Message from Provost Stevens - Fall 2020 Pass Option
- Cheryl L. Stevens
- Tuesday, December 1st, 2020
As you have likely heard, SGA (unanimously) and Faculty Senate (40-9) passed resolutions for WKU to reinstitute the emergency PDF option from the spring semester for the current fall semester. When SGA approached our office to reinstitute PDF in late October, we were hesitant because the situations have been fundamentally different—in the spring, students and faculty had to shift to remote learning without warning while in the fall students and faculty had time to prepare. The spring PDF option also led to some challenges with financial aid and degree awards, and students in certain programs did not have access to the PDF grading because of licensure/program accreditation environments. Finally, we had concerns about the need to follow our policies as we approach our 5th-year SACSCOC review, and chief among those policies and principles, is the need to keep the awarding of grades in the hands of faculty.
SGA has made a case and presented evidence that a number of students have faced and continue to face additional challenges this semester because of the pandemic. SGA representatives have presented nearly twenty pages of testimonials and have argued that the stress of this semester brought about by illness and quarantine for themselves, their roommates, and family members along with shifting course modalities and communication challenges will significantly impact student performance and particularly GPA. They argue that the PDF option will provide them with significant emotional relief and provide a buffer for the measurement of their academic performance. Faculty Senate, as noted above, endorsed the request for PDF.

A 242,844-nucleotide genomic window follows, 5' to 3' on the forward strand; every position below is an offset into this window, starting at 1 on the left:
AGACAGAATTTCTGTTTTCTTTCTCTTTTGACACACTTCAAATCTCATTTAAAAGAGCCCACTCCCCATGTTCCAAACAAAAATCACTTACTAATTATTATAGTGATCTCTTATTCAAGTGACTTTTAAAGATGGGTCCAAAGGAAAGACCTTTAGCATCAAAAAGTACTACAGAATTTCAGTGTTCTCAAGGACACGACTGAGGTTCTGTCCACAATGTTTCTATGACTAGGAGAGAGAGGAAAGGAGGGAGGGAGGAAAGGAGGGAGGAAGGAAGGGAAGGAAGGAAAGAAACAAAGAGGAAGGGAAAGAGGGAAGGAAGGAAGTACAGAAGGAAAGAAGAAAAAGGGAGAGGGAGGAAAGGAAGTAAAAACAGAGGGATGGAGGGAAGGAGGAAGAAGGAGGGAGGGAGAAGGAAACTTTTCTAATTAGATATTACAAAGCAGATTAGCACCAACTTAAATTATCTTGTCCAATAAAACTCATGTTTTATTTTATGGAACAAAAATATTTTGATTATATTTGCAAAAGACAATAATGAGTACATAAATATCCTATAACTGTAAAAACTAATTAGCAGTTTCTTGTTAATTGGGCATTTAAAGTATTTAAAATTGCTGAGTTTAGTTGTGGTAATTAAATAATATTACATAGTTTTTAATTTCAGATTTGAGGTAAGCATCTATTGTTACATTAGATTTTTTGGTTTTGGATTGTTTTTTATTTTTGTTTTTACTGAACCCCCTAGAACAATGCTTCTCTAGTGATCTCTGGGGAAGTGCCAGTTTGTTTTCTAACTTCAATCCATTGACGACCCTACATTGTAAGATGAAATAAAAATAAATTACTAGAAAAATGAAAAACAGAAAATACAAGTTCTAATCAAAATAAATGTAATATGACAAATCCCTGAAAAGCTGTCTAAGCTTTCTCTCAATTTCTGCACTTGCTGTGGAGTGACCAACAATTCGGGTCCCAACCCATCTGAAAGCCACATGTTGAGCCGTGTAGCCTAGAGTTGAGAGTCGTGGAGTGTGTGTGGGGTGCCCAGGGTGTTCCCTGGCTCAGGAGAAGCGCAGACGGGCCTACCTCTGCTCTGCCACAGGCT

Over the past few weeks, we have communicated with and listened to SGA, deans, representative department heads, the registrar, ACDC personnel, financial aid officers, and Senate Executive Committee, and the full Faculty Senate. While SGA and Senate have very strong support for PDF, other constituents have serious reservations. Ultimately, we are still not comfortable reinstituting the PDF option for the reasons stated above, but we have found some middle ground that protects students and provides time for them to make thoughtful decisions about grading, that supports faculty ownership of grades, and that protects the integrity of the institution through maintaining implementation of existing policies.
As you know, we have already modified current policy by extending the withdrawal date (December 4) to allow students more time to determine if they can succeed in a course before withdrawing. We have also advised students about options for incomplete grades so that students who were ill or in quarantine have additional time to improve performance. Finally, we have advised students about the academic complaint process for cases in which they believe they have been treated unfairly and to give faculty and students a fair process to seek satisfactory resolutions.
The new action we have decided to take is to modify our current change of grade policy to allow students who have faced COVID-related problems this semester to request a shift of grades of Bs and Cs to Ps following this process:
- Students will email faculty from their WKU email accounts, include their names, 800#s, course and section numbers, and COVID-related justifications.
- If faculty approve, they will forward to their department heads the student’s email, the faculty member’s consent, and an indication of the actual change of grade (i.e., change B to P or C to P). If DHs approve, they will submit the email chain and their consent to Jennifer.email@example.com (the registrar’s direct email address) for processing.
- Students must send requests by January 13. Faculty must approve or explicitly decline by January 20. DHs must approve or decline by January 27.
Obviously, this is not a perfect solution—those have been rare in 2020—but given the circumstances, this is a reasonable solution that keeps final grade assignments in the hands of individual faculty, diminishes potential problems with financial aid, keeps us more aligned with our normal processes, and slows down the decision-making process to reduce the likelihood that we will have other unforeseen consequences.
Cheryl L. Stevens
Provost and Vice President for Academic Affairs